Stay Safe. People are closing emails with this entreaty, wishing it of friends and family at the end of a gathering. The caution is a new reality in our life.
“Stay safe” has many different interpretations to each of us and it is difficult to lead a team and keep them “safe” with so many interpretations. We cannot, as leaders, let the fear factor impact our ability to lead. We must remember that we are working with humans and lead with empathy, while encouraging each person to work as part of the team to execute the strategic initiatives of the organization. The employment contract between a business and an employee is a financial one and the investment in salary dollars must create a result that supports the initiatives to drive the strategy.
“The fear of failure can be one of the biggest impediments to making an impact,” said Aja Brown, mayor of Compton, California, noting that leaders don’t make excuses — they lead.(Bizjournals, 5 Leadership Lessons for Women, From Women, 9/25/2018)
Let’s lead, not make excuses. To help with effective leadership during this time I’d like to share my reflections on the challenges we have faced.
I’ve been thinking about the differences between this century’s big financial crises: September 11, the 2008 financial crisis and today’s financial crisis brought on by the pandemic.
9/11 united this country, but the pandemic has hardened a divide that was already in progress in so many segments. This divide creates opportunity for risk within all businesses, as all businesses have employees with so many different views.
The economic up-tick before the pandemic was fueled by fast- paced growth in innovation and technology that was not always backed by the proper governance and accountability.
According to Bain & Company more money has cycled through the PE industry in the last five years than any other period in the history of PE. The number of firms chasing opportunities to invest created a tilted supply/demand dynamic that significantly lowered the bar on due diligence and investment.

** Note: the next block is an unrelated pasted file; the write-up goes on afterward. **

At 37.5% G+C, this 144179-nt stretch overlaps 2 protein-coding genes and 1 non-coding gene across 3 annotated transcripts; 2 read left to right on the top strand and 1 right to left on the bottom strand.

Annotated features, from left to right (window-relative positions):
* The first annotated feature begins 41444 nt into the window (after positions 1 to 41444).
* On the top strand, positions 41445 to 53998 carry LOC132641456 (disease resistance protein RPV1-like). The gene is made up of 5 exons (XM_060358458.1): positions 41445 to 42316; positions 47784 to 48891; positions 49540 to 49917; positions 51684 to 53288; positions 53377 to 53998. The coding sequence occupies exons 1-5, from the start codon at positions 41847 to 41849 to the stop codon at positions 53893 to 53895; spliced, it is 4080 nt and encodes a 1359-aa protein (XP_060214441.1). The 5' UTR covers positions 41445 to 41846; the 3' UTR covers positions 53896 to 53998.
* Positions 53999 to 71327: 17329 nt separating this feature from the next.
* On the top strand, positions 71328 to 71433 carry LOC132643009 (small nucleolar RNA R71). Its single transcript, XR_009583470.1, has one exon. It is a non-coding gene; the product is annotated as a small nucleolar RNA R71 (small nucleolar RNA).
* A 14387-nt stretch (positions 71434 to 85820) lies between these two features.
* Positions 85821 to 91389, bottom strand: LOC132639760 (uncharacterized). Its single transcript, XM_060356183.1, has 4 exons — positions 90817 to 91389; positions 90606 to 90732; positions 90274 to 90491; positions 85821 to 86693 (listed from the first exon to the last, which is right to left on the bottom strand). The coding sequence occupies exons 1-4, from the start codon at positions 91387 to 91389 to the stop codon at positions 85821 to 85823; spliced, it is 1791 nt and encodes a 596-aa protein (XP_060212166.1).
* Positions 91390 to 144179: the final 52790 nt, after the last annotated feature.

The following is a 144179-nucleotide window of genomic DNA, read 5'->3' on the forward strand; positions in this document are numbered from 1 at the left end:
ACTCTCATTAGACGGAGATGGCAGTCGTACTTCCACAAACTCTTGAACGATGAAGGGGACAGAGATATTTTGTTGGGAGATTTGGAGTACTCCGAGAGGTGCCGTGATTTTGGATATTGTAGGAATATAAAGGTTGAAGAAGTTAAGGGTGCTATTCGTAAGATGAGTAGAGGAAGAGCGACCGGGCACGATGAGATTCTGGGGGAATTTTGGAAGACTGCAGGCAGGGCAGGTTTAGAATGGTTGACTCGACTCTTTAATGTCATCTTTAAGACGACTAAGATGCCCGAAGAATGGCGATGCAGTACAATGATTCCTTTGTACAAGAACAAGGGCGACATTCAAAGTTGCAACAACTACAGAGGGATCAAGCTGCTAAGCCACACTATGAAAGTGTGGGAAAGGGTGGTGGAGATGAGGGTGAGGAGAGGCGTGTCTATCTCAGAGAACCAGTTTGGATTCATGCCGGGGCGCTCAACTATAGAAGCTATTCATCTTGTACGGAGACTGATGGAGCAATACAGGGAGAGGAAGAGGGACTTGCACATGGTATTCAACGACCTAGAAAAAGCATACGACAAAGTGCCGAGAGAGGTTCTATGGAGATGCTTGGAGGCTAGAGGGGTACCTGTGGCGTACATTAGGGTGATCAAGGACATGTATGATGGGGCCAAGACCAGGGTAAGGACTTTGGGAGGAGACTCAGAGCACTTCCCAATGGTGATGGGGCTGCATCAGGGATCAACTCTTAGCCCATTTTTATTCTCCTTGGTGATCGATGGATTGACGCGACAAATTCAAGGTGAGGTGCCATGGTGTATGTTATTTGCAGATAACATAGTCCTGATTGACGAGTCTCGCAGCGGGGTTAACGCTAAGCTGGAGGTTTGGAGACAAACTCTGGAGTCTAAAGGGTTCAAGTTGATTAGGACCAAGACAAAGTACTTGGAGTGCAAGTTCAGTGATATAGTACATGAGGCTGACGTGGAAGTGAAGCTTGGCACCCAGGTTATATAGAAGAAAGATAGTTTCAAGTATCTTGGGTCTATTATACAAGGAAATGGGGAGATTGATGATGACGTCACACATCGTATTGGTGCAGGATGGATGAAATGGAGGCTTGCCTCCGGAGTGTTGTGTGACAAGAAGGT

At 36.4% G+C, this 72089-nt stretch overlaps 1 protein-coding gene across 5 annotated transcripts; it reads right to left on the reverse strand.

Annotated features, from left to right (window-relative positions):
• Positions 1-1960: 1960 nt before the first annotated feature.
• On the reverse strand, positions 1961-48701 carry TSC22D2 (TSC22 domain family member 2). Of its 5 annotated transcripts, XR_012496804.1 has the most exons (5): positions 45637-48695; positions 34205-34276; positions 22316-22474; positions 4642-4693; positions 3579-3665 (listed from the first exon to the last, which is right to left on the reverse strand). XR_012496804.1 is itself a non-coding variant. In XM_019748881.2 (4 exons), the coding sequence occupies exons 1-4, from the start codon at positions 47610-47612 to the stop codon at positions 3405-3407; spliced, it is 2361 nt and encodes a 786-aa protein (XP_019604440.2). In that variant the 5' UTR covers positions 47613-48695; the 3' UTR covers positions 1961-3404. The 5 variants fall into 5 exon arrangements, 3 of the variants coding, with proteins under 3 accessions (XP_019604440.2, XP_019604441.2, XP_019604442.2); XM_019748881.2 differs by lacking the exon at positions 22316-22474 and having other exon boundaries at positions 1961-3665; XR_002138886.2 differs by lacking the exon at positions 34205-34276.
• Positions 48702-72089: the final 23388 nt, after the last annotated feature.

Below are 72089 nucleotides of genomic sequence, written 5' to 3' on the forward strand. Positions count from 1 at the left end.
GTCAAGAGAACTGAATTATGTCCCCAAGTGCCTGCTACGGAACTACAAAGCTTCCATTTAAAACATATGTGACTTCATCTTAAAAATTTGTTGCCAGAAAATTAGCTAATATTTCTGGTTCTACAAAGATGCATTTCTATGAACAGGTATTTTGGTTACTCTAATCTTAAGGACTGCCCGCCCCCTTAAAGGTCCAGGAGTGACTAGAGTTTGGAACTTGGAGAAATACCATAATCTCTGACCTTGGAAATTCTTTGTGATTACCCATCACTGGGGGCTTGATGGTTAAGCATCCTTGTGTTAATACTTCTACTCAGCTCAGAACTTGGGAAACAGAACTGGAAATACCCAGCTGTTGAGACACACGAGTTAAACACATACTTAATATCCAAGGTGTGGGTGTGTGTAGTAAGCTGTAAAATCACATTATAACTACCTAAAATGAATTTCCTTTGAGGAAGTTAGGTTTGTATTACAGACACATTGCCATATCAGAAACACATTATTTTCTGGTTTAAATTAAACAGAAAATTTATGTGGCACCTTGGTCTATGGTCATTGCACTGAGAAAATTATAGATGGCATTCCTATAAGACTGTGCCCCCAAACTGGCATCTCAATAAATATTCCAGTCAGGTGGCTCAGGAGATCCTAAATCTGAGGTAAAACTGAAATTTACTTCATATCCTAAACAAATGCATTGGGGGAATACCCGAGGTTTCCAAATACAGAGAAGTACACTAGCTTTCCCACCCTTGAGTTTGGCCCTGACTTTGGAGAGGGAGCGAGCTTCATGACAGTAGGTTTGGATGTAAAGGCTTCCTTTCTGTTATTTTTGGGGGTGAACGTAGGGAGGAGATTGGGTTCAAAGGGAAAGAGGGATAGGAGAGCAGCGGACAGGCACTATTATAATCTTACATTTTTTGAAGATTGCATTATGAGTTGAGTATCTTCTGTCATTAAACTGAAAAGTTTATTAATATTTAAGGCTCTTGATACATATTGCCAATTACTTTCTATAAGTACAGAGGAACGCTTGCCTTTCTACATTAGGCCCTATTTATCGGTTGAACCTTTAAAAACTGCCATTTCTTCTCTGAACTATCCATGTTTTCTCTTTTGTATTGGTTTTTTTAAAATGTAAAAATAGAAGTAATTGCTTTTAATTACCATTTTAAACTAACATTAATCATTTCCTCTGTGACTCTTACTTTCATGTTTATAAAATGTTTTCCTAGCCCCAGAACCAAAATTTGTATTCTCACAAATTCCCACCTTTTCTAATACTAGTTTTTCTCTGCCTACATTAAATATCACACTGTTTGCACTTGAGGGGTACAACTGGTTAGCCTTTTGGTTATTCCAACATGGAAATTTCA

Why does all of this matter as we approach a post pandemic state and lockdown restrictions begin to loosen? Let’s analyze that.
Controversy in the media means that your employees may be more inclined to share their feelings and reactions to current events, with their teammates. As their leader you cannot ignore the impact this can have on the work environment, even if it’s a virtual environment. Maintaining healthy, constructive conversations while still performing and measuring results of work performance could be difficult for some types of leaders.
Financial leaders are generally not the best at managing the human factors of daily work life. Leaders must set priorities that have measurable results with employees, even if the employee is working from home or transitioning back to the office. Your goal is to create a team atmosphere with a sense of belonging and accountability for performance. You must stay mindful of your fiduciary responsibility to make sure the investment of salary dollars result in the desired outcomes. Be aware that the complexity of that is more difficult when distance and social issues divide the team.
Leading from a position of knowledge comes from having the right information infrastructure in place to set and monitor goals and performance. When you add leading your team so all feel they belong and are part of the solution development, you will have an edge over those companies that are blindly making decisions.
Let’s set up time to talk about how to effectively set up your infrastructure to provide real time financial data so you can have all of the brain power of your team working on developing a solution rather than doing data input. Use this link to my calendar to pick your free 30-minute consultation with me.
Many entrepreneurs who launch a business are focused on selling and bringing in revenue so much they are not thinking about the type of infrastructure needed to efficiently operate their business. I have to admit that some of this even happened to me when I first began my consulting practice. All of the support I received in my role as a corporate CFO was nonexistent. That saying about building the airplane while flying it applies here.